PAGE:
Brassinosteroid and gibberellin are two major growth-promoting hormones that induce similar growth responses in higher plants. Wang and his team demonstrate that the effects of gibberellin on cell elongation depend on the presence of brassinosteroid and active BZR1 protein in the nucleus. This is because gibberellin removes a class of inhibitory proteins, named DELLAs, which inactivate BZR1, and thereby allow BZR1 to regulate gene expression more effectively. Without brassinosteroid and BZR1, gibberellin has little effect on cell growth.
The research indicates that brassinosteroid provides an essential factor required for cell elongation growth, whereas gibberellin provides another layer of quantitative control of the activity of this factor. Because gibberellin is known to be affected by environmental conditions, such as light and stresses, and brassinosteroid level varies greatly in different organs, the interactions among PIF4, DELLAs and BZR1 appear to form the "command system" that effectively integrates information of environmental condition, endogenous situation, and developmental program into the "decision" about growth.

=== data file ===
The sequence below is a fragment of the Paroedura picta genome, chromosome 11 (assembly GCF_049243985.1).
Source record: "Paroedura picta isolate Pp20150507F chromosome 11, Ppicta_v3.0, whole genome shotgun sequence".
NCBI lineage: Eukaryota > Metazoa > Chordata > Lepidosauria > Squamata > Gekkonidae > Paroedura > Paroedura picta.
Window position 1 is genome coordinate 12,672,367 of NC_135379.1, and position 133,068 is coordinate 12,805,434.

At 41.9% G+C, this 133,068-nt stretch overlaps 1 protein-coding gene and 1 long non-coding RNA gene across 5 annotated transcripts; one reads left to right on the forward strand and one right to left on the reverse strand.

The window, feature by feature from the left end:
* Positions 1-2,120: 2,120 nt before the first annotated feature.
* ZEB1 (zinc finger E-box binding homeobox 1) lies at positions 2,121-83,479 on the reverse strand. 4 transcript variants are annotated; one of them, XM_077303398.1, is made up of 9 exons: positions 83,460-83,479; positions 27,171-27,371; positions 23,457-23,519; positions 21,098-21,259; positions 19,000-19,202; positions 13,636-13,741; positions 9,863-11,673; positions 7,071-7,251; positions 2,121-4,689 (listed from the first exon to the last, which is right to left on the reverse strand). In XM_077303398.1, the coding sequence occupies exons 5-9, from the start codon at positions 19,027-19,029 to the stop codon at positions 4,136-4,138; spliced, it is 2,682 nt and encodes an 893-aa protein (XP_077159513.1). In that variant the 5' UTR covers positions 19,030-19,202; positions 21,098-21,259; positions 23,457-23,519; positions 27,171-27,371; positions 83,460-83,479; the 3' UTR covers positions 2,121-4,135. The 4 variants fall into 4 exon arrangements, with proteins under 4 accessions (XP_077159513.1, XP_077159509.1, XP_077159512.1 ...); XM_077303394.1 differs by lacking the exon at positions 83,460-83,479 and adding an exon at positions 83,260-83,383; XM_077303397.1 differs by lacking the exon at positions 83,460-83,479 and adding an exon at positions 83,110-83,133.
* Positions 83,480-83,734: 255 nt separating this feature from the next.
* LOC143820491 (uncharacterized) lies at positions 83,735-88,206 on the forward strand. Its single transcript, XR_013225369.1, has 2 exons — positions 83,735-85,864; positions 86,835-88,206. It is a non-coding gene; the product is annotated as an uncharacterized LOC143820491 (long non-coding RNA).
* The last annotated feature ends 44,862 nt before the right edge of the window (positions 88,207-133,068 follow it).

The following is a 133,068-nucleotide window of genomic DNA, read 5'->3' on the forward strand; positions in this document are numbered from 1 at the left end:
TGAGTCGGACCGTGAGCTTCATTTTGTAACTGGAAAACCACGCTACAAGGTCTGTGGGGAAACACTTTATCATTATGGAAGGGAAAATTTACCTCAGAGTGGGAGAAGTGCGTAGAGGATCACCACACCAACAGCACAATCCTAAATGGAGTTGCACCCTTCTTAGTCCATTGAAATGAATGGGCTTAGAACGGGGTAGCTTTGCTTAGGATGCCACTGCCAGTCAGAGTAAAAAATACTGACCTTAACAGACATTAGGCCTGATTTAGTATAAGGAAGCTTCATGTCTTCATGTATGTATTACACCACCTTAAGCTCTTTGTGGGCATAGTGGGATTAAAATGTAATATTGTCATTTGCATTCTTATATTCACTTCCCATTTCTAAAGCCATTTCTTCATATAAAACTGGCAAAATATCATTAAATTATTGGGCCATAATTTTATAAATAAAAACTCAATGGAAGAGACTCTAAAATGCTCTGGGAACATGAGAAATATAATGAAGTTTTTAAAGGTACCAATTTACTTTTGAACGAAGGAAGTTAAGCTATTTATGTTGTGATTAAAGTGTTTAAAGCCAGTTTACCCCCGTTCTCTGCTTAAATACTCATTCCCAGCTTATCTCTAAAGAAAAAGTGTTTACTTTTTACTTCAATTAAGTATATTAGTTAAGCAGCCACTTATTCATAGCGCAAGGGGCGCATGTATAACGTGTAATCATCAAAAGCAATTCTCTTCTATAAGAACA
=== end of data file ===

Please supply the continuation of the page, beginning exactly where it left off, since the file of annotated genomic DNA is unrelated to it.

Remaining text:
Taken together, this research demonstrates that the interdependent relationships between brassinosteroid, elements of the gibberellin pathway, and phytochrome-interacting factors form a "command system" of sorts, which controls key growth processes and responses to environmental signals.
"This command system seems not only to accept various inputs, but also to send branches of output signals, too, because each component acts interdependently on shared targets, but also in
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